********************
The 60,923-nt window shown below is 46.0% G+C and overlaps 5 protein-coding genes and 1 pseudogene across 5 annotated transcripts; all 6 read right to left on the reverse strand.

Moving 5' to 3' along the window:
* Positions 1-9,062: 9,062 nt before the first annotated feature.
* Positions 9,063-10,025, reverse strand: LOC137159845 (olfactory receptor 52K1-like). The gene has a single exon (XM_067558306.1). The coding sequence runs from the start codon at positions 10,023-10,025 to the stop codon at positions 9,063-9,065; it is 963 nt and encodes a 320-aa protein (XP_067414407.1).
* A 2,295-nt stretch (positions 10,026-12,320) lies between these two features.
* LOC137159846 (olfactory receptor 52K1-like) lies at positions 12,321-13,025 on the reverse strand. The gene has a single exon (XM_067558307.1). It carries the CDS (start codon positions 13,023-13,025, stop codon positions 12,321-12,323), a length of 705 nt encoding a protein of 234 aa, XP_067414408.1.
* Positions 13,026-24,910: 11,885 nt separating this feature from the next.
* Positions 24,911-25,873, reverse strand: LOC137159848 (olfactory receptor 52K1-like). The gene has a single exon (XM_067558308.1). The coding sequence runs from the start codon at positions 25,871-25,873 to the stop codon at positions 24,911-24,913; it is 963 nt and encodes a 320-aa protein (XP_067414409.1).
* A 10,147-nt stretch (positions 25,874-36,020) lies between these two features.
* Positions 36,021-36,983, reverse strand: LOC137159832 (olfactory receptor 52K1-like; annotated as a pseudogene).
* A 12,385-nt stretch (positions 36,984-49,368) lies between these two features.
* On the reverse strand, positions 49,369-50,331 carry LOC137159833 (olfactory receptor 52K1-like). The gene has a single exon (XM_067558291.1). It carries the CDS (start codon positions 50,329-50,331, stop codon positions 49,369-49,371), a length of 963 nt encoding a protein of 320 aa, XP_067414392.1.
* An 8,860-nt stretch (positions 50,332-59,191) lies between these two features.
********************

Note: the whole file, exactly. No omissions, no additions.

The 60,923-nt window shown below is 46.0% G+C and overlaps 5 protein-coding genes and 1 pseudogene across 5 annotated transcripts; all 6 read right to left on the reverse strand.

Moving 5' to 3' along the window:
* Positions 1-9,062: 9,062 nt before the first annotated feature.
* Positions 9,063-10,025, reverse strand: LOC137159845 (olfactory receptor 52K1-like). The gene has a single exon (XM_067558306.1). The coding sequence runs from the start codon at positions 10,023-10,025 to the stop codon at positions 9,063-9,065; it is 963 nt and encodes a 320-aa protein (XP_067414407.1).
* A 2,295-nt stretch (positions 10,026-12,320) lies between these two features.
* LOC137159846 (olfactory receptor 52K1-like) lies at positions 12,321-13,025 on the reverse strand. The gene has a single exon (XM_067558307.1). It carries the CDS (start codon positions 13,023-13,025, stop codon positions 12,321-12,323), a length of 705 nt encoding a protein of 234 aa, XP_067414408.1.
* Positions 13,026-24,910: 11,885 nt separating this feature from the next.
* Positions 24,911-25,873, reverse strand: LOC137159848 (olfactory receptor 52K1-like). The gene has a single exon (XM_067558308.1). The coding sequence runs from the start codon at positions 25,871-25,873 to the stop codon at positions 24,911-24,913; it is 963 nt and encodes a 320-aa protein (XP_067414409.1).
* A 10,147-nt stretch (positions 25,874-36,020) lies between these two features.
* Positions 36,021-36,983, reverse strand: LOC137159832 (olfactory receptor 52K1-like; annotated as a pseudogene).
* A 12,385-nt stretch (positions 36,984-49,368) lies between these two features.
* On the reverse strand, positions 49,369-50,331 carry LOC137159833 (olfactory receptor 52K1-like). The gene has a single exon (XM_067558291.1). It carries the CDS (start codon positions 50,329-50,331, stop codon positions 49,369-49,371), a length of 963 nt encoding a protein of 320 aa, XP_067414392.1.
* An 8,860-nt stretch (positions 50,332-59,191) lies between these two features.